Life sciences companies and research universities in Indiana have come together to establish the country's first industry-led collaborative life sciences research institute which, it is hoped, will fuel innovation and bring new jobs and investment to the region.
The Indiana Biosciences Research Institute is a statewide public-private partnership - helped off the ground by venture capital group BioCrossroads - which will be led by Indiana’s life sciences industry in partnerships with research universities to discover, develop and deliver innovations in biosciences.
The estimated $360-million Institute is a non-profit group that will be supported largely by corporate and philanthropic funding and led by a largely donor-based board of directors from all involved sectors.
Support from the State has also been promised, with $25 million allocated for the next two years for start-up costs. An additional $25 million in start-up funding will be sought from industry and philanthropic sources, which will go towards recruiting "a nationally recognised" chief and research fellows.
Operating costs will be funded through Institute endowment proceeds, industry-sponsored research and federally funded research.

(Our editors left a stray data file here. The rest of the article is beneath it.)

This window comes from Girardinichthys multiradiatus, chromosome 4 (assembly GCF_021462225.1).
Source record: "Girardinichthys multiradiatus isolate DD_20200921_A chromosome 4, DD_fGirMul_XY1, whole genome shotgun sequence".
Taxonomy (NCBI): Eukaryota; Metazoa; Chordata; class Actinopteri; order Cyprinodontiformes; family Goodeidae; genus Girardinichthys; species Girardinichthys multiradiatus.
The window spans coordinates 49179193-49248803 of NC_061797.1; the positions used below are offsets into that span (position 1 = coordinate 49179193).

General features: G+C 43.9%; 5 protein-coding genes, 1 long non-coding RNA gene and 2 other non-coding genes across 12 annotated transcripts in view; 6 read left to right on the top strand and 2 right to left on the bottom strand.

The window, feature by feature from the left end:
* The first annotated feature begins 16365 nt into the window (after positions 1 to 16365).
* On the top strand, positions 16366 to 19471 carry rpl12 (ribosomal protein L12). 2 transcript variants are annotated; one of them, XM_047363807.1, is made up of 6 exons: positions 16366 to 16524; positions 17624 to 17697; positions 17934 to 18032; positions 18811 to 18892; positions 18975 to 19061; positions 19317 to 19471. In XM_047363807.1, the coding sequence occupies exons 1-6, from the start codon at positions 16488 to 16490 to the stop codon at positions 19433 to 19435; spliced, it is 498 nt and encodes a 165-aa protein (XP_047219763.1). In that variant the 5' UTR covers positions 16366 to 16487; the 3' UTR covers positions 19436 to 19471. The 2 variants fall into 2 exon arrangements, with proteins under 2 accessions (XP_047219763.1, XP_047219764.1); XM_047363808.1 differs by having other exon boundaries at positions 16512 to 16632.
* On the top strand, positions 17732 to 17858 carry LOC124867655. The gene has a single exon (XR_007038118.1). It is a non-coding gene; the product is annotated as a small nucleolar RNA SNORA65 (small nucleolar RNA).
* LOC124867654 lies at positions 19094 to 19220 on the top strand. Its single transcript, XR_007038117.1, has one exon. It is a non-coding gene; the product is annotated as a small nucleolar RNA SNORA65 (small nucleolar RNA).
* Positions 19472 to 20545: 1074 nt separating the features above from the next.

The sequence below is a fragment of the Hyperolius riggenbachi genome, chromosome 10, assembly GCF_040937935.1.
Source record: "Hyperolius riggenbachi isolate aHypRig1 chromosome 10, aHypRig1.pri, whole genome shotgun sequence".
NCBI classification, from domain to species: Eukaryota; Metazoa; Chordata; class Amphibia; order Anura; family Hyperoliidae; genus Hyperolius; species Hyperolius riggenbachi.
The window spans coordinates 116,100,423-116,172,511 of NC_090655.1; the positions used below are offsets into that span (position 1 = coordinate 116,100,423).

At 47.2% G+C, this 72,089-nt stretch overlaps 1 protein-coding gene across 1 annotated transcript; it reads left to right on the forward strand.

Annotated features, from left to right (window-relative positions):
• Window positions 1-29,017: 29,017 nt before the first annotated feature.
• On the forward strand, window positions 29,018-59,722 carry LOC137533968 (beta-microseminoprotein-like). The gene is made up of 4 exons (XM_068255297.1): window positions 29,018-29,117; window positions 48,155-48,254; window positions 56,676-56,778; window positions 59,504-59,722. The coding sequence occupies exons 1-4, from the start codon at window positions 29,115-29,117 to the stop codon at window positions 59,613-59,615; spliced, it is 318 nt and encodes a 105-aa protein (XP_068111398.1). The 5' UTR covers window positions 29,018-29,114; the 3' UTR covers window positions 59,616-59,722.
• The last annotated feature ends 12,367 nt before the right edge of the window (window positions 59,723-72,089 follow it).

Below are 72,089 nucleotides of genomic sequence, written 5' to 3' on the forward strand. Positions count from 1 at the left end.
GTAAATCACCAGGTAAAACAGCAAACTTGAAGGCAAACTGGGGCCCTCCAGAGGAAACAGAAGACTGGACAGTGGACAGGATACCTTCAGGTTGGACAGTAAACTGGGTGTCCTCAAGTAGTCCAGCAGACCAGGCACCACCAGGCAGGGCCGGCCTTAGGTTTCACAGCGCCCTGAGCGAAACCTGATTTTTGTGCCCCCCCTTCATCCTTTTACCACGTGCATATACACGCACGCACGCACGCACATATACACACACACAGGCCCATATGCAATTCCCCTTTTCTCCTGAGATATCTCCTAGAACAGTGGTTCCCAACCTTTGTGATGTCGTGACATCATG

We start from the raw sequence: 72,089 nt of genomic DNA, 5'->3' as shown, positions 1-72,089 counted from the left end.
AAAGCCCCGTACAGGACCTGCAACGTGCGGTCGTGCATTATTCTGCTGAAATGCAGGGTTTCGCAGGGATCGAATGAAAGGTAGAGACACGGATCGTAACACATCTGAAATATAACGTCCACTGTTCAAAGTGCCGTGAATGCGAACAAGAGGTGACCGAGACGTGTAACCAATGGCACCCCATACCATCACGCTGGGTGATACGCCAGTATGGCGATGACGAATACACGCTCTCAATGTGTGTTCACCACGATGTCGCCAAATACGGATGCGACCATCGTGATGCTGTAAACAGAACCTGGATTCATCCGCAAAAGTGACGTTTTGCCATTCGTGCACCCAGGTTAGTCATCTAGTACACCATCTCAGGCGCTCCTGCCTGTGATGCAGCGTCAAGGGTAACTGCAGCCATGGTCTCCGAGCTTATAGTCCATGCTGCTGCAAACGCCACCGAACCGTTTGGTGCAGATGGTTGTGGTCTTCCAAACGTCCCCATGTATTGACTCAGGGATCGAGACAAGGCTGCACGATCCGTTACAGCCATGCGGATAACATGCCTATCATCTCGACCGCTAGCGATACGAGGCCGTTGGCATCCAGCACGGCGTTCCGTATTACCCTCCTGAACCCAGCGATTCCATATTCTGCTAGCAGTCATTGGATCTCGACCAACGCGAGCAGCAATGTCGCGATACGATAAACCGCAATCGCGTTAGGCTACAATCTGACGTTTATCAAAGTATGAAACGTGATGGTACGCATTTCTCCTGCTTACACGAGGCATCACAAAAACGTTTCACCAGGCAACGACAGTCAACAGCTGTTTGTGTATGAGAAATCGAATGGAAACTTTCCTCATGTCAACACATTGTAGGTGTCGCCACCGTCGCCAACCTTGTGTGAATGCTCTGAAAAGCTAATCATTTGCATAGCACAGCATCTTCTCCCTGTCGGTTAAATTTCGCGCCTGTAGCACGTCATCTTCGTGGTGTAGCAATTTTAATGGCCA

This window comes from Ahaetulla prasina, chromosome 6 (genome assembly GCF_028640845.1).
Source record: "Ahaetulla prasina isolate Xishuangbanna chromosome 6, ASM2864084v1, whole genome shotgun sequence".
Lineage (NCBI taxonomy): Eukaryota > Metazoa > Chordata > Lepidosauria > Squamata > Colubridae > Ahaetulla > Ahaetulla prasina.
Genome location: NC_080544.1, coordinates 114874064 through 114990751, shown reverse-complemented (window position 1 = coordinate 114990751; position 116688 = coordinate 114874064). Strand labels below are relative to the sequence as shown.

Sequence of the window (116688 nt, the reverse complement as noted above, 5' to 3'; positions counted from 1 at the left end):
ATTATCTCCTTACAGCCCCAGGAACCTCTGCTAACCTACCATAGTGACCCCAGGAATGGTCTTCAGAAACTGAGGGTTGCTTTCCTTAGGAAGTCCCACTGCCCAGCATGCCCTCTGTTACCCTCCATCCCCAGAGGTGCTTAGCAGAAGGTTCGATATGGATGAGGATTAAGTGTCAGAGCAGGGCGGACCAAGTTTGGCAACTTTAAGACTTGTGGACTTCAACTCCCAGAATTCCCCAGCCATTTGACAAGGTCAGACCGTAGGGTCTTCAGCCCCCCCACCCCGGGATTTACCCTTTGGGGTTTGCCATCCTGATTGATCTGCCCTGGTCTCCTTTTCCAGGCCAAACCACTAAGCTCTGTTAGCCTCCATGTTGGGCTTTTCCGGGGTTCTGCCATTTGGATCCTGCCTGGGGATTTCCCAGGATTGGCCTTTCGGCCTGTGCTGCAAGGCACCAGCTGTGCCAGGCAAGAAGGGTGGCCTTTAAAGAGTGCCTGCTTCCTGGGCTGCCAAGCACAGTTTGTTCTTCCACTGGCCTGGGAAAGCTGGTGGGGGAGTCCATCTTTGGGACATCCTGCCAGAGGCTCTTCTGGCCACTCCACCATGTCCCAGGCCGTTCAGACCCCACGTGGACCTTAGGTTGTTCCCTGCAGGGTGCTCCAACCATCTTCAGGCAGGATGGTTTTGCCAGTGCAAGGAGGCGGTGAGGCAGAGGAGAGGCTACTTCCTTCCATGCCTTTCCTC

Plans for the Institute were spearheaded by industry executives from Eli Lilly, Dow AgroSciences, Roche Diagnostics, Cook Medical, Indiana University Health and Biomet and the Governor of Indiana, and Indiana’s research institutions, including Indiana University, Purdue University and the University of Notre Dame, also are taking part in the development process.
The Institute is developing a novel operating model, under which the industry will provide a major source of funding and define its research focus to help maximise commercialisation opportunities.
“The research institute will change the bio-landscape of our region,” said Bart Peterson, senior vice president at Lilly. "[It] will help us tear down silos and bring our organisations together — benefitting patients who desperately need better solutions for emerging diseases and other difficult health care challenges".